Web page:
As I am on a baking trip these days, I decided to blog about some amazing deserts (both in terms of looks and taste) that we had in Europe. One of our all time favorites that we found in a small coffee / pastry shop in Hallstatt was, a Gugelhupf (pronounced – “google- hoopf”).
This is a southern German / Austrian term for a marble cake or bundt cake with a distinctive ring shape which is usually eaten with coffee, in coffee breaks.
In terms of its history, there are two conflicting stories regarding the origin of the Gugelhupf*.
The first story says that the three holy kings, on their way home from Bethlehem, traveled through the Alsace region of France. The residents of Alsace were so delighted of their visit that they baked them a cake resembling the shape of their turbans, thus inventing the traditional form of the Gugelhupf.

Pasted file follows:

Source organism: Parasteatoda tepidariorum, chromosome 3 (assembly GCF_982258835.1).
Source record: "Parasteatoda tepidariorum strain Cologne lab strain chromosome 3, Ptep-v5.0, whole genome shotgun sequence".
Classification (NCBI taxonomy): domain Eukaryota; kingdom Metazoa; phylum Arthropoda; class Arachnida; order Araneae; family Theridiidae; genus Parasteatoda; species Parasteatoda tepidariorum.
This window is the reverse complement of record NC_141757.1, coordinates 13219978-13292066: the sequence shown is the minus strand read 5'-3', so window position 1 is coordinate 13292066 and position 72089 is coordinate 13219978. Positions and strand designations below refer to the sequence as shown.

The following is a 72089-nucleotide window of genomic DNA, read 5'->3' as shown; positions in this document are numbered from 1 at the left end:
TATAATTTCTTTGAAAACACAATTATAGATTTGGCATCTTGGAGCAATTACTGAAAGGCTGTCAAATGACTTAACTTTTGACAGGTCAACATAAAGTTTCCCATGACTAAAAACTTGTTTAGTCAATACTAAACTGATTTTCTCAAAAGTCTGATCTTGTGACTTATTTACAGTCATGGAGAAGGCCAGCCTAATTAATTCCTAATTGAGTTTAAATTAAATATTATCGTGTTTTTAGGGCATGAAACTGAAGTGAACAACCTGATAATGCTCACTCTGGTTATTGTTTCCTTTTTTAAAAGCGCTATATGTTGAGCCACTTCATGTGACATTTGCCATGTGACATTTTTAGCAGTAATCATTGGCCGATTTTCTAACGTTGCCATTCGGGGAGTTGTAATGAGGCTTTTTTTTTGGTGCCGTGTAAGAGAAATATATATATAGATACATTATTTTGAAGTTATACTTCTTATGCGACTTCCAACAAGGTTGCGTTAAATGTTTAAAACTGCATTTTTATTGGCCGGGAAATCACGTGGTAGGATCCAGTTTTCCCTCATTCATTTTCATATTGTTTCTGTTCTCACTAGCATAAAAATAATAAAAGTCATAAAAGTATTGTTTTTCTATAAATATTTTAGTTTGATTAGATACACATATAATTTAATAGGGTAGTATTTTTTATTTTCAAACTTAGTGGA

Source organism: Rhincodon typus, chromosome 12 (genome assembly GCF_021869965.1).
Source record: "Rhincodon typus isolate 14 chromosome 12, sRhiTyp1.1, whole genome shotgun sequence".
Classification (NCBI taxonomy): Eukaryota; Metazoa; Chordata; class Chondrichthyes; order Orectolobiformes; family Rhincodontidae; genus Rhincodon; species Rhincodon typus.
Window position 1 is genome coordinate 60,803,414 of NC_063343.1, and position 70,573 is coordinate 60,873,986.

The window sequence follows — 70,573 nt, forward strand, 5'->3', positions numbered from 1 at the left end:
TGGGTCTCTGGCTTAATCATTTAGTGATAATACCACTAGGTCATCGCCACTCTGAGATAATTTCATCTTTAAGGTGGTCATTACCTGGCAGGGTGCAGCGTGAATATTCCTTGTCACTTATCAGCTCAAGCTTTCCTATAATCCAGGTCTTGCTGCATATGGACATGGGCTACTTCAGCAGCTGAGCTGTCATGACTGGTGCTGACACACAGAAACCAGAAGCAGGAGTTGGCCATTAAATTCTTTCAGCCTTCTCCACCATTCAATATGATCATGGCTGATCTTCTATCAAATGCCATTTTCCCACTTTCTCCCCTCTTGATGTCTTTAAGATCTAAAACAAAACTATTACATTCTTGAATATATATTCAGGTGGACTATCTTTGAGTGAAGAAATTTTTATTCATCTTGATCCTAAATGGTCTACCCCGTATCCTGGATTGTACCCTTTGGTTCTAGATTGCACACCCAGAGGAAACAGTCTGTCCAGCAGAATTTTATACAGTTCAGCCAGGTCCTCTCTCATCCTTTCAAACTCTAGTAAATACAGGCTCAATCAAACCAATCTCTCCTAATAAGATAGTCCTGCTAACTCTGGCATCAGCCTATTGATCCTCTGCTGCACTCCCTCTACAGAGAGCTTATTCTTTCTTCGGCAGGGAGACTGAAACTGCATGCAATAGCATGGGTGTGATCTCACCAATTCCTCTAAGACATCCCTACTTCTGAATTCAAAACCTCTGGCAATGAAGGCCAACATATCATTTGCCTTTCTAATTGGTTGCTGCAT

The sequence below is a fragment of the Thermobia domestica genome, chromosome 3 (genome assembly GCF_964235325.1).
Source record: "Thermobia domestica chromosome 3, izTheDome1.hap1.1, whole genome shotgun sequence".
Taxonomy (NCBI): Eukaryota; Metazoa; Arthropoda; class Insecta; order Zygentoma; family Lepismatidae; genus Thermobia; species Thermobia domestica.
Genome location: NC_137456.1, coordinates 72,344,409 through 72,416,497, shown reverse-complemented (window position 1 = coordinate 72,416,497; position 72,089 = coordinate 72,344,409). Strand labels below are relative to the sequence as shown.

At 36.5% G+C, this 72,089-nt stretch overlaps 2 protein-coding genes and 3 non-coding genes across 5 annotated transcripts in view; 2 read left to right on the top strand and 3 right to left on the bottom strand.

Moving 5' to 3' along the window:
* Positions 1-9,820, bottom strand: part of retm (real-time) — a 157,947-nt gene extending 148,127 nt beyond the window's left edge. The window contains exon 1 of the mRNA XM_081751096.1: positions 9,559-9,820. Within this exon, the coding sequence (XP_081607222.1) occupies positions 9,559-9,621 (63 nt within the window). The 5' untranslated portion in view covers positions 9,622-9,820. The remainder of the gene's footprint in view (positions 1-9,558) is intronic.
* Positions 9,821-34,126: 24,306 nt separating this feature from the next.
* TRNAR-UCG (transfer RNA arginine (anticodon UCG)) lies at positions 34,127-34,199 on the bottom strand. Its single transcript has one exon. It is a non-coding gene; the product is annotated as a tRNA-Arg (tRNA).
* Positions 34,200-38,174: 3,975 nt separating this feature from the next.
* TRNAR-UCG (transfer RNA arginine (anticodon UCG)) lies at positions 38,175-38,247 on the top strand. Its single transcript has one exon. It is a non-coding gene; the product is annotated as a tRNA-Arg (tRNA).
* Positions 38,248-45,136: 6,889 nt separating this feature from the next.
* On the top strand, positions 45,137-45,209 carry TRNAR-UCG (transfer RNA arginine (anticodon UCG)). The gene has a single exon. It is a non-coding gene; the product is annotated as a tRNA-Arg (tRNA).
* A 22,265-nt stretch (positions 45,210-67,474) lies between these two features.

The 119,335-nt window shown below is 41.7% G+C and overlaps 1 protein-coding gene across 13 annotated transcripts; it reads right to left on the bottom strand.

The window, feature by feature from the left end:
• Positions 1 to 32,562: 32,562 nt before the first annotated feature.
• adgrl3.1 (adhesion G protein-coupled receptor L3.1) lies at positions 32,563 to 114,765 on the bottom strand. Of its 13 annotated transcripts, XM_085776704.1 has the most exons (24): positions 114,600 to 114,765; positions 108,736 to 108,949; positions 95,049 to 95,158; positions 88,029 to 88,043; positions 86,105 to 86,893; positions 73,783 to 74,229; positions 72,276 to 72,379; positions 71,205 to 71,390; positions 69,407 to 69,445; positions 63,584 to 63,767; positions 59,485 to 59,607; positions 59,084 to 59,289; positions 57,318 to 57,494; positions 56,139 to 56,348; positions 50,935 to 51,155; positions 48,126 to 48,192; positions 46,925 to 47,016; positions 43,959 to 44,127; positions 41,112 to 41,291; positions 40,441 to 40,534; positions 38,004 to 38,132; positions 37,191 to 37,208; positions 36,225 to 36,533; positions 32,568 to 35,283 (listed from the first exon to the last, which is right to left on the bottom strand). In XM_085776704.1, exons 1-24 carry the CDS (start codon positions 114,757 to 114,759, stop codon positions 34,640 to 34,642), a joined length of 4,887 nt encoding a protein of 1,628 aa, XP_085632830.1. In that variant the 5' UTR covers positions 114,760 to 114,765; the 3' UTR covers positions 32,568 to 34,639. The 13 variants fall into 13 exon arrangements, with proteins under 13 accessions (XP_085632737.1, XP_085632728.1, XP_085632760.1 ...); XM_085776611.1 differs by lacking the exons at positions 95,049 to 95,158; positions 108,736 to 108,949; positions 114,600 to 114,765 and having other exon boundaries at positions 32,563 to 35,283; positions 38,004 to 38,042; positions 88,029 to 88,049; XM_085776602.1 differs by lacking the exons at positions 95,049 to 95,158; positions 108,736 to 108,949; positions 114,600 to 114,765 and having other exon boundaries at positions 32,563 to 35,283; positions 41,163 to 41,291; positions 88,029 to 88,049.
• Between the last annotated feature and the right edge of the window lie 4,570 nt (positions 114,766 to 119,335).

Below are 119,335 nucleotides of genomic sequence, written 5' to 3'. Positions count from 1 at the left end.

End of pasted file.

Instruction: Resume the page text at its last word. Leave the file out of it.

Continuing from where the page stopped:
The second story claims that the Gugelhupf was invented in Austria. Marie Antoinette, queen of France and archdutchess of Austria, brought the cake from the Alp region to the french region of Versailles.
While walking around in Hallstatt, we entered a coffee shop with a beautiful view of the lake. In the menu we decided to order this due to its unusual name and the fact that the menu said that this is a pastry made with wheat.
It is like a marble cake, very tasty, extremely light and not very sweet. It was served with cream and chocolate sauce, which were also home-made and super light and tasty.
A must have for anyone visiting Austria or Southern Germany.
* Source – http://www.germanfoodguide.com